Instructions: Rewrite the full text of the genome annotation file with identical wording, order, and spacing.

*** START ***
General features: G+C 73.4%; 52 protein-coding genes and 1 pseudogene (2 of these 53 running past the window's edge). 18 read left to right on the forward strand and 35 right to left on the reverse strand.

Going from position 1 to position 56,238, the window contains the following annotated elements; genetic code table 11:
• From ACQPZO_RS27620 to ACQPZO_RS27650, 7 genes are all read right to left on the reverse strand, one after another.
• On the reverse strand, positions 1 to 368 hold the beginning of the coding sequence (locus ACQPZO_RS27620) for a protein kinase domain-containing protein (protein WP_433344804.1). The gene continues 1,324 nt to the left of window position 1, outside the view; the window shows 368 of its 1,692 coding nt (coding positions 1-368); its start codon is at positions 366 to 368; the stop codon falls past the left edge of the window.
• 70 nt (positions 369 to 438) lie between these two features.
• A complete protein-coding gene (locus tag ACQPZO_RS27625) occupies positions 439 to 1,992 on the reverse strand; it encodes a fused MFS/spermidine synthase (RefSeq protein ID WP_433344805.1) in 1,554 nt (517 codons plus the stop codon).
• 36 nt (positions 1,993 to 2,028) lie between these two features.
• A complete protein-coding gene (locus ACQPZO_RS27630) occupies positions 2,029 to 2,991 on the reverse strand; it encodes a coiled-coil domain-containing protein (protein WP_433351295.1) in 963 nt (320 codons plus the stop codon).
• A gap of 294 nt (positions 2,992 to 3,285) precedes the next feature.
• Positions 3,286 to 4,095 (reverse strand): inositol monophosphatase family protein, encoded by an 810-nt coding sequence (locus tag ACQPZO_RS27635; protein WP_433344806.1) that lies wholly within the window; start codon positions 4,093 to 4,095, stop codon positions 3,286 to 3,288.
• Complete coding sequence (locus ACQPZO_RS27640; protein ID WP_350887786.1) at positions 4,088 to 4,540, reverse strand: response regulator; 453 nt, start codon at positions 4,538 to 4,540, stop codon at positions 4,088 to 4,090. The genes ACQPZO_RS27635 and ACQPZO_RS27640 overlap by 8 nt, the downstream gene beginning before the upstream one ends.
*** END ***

General features: G+C 73.4%; 52 protein-coding genes and 1 pseudogene (2 of these 53 running past the window's edge). 18 read left to right on the forward strand and 35 right to left on the reverse strand.

Going from position 1 to position 56,238, the window contains the following annotated elements; genetic code table 11:
• From ACQPZO_RS27620 to ACQPZO_RS27650, 7 genes are all read right to left on the reverse strand, one after another.
• On the reverse strand, positions 1 to 368 hold the beginning of the coding sequence (locus ACQPZO_RS27620) for a protein kinase domain-containing protein (protein WP_433344804.1). The gene continues 1,324 nt to the left of window position 1, outside the view; the window shows 368 of its 1,692 coding nt (coding positions 1-368); its start codon is at positions 366 to 368; the stop codon falls past the left edge of the window.
• 70 nt (positions 369 to 438) lie between these two features.
• A complete protein-coding gene (locus tag ACQPZO_RS27625) occupies positions 439 to 1,992 on the reverse strand; it encodes a fused MFS/spermidine synthase (RefSeq protein ID WP_433344805.1) in 1,554 nt (517 codons plus the stop codon).
• 36 nt (positions 1,993 to 2,028) lie between these two features.
• A complete protein-coding gene (locus ACQPZO_RS27630) occupies positions 2,029 to 2,991 on the reverse strand; it encodes a coiled-coil domain-containing protein (protein WP_433351295.1) in 963 nt (320 codons plus the stop codon).
• A gap of 294 nt (positions 2,992 to 3,285) precedes the next feature.
• Positions 3,286 to 4,095 (reverse strand): inositol monophosphatase family protein, encoded by an 810-nt coding sequence (locus tag ACQPZO_RS27635; protein WP_433344806.1) that lies wholly within the window; start codon positions 4,093 to 4,095, stop codon positions 3,286 to 3,288.
• Complete coding sequence (locus ACQPZO_RS27640; protein ID WP_350887786.1) at positions 4,088 to 4,540, reverse strand: response regulator; 453 nt, start codon at positions 4,538 to 4,540, stop codon at positions 4,088 to 4,090. The genes ACQPZO_RS27635 and ACQPZO_RS27640 overlap by 8 nt, the downstream gene beginning before the upstream one ends.